2 top players in implantable heart devices
The companies are rumored to be takeover targets. Is this space heating up?
Perhaps there's no better time than around Valentine's Day to examine affairs of the heart, specifically the performance and prospects for the two companies making implantable devices to treat heart failure: Thoratec (THOR) and its chief rival Heartware International (HTWR). Thoratec just reported fourth quarter results, and Heartware is scheduled to follow suit on February 15.
Heart failure occurs when the heart muscle degenerates, reducing the pumping power of the heart. This, in turn, causes the heart to become too weak to pump blood at a sufficient level to meet the body's demands.
Heart failure is a major issue. It's estimated that nearly 6 million people in the U.S. alone suffer from the disease and more than 600,000 new cases are diagnosed each year. About 300,000 Americans die of heart failure every year.
Drugs help manage the disease, but the only true salvation for those people in the late stages of heart disease is a transplant. And there is a shortage of good hearts available for transplant. While it's sometimes good to follow your heart when investing, you might want to take a more scientific approach and learn more by consulting our real time trading reports.
Thoratec of Pleasanton, Calif. is the world market leader, with the broadest product portfolio to treat the full range of clinical needs for patients suffering from advanced heart failure. The company's products include the HeartMate LVAS and Thoratec VAD ventricular assist devices, with more than 20,000 devices implanted in patients suffering from heart failure. Thoratec also manufactures and distributes the CentriMag and PediMag / PediVAS blood pumps product lines.
The company's sales were up 16% in 2012, driven in large part by its HeartMate and CentriMag product lines. In the quarter, unit growth for the HeartMate hit 20%. For the quarter, revenue was up 17% over the same period a year ago. The company beat expectations on revenue and met them on earnings per share.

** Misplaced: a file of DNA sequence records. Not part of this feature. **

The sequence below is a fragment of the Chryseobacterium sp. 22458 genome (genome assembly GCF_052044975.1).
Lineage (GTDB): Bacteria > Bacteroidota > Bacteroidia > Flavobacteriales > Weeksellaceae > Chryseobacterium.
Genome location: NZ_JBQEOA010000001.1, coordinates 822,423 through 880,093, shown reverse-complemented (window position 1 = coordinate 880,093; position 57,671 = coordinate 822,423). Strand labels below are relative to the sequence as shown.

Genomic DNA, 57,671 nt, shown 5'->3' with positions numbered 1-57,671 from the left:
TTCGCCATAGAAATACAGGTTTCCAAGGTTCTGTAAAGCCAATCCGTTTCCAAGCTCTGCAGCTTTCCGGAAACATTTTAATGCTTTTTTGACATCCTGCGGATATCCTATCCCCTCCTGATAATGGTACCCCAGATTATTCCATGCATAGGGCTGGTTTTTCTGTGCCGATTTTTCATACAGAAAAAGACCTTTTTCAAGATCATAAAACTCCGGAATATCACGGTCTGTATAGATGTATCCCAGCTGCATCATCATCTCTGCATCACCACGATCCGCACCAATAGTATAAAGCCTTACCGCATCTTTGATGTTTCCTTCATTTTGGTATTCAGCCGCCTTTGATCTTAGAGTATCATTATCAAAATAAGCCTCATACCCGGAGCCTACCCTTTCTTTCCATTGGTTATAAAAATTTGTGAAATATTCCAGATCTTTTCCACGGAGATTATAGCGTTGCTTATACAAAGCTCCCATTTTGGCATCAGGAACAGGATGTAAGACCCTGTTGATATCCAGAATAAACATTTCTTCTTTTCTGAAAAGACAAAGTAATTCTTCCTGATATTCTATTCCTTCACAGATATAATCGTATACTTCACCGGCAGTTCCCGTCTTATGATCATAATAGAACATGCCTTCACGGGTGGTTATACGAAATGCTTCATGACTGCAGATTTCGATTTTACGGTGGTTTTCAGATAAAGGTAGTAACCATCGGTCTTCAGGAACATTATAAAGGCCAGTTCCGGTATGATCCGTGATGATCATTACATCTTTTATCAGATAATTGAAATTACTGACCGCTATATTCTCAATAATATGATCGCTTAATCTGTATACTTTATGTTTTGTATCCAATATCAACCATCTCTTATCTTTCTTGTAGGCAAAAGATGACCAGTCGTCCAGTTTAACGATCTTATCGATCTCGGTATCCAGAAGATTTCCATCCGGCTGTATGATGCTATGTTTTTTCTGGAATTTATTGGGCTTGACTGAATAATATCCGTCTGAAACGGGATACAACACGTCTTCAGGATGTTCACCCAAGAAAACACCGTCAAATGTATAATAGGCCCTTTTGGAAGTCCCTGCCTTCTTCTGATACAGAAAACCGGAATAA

The company said it is focusing on investing in longer-term strategic initiatives, including late-stage development activities related to HeartMate III and HeartMate PHP, both of which it plans to bring into pivotal clinical trials later this year. Thoratec's plans to push to keep sales surging for its HeartMate II pump will move to Japan, now that regulators have signed off on the device. Plans call for a commercial launch to begin at the end of the 2013 first quarter.
Thoratec tried but failed to buy rival Heartware in 2009, but rumors persist it could make another run at its challenger of Framingham, Mass. In fact, Heartware may be ripe for the picking. Although analysts project the company's fourth quarter revenue will be up more than 30%, the company still isn't expected to make money. The average earnings per share estimate is -$1.64.
Heartware got some bad news last week when it reported that at least 11 of 2,900 implants involving its celebrated HVAD heart pump developed a troubling mechanical problem -- a part that could become partially separated from the main unit after extended use. No patient has had any health problems based on the malfunction, the company disclosed in a recent regulatory filing. But Heartware launched a "voluntary field correction" to make sure the breakdown isn't more widespread.
Thoratec itself has been mentioned as an acquisition target for some of the device companies seeking to gain a chunk of the ventricular pump market that could surpass $700 million in the U.S. Among the potential bidders could be Medtronic (MDT) and St. Jude Medical (STJ).
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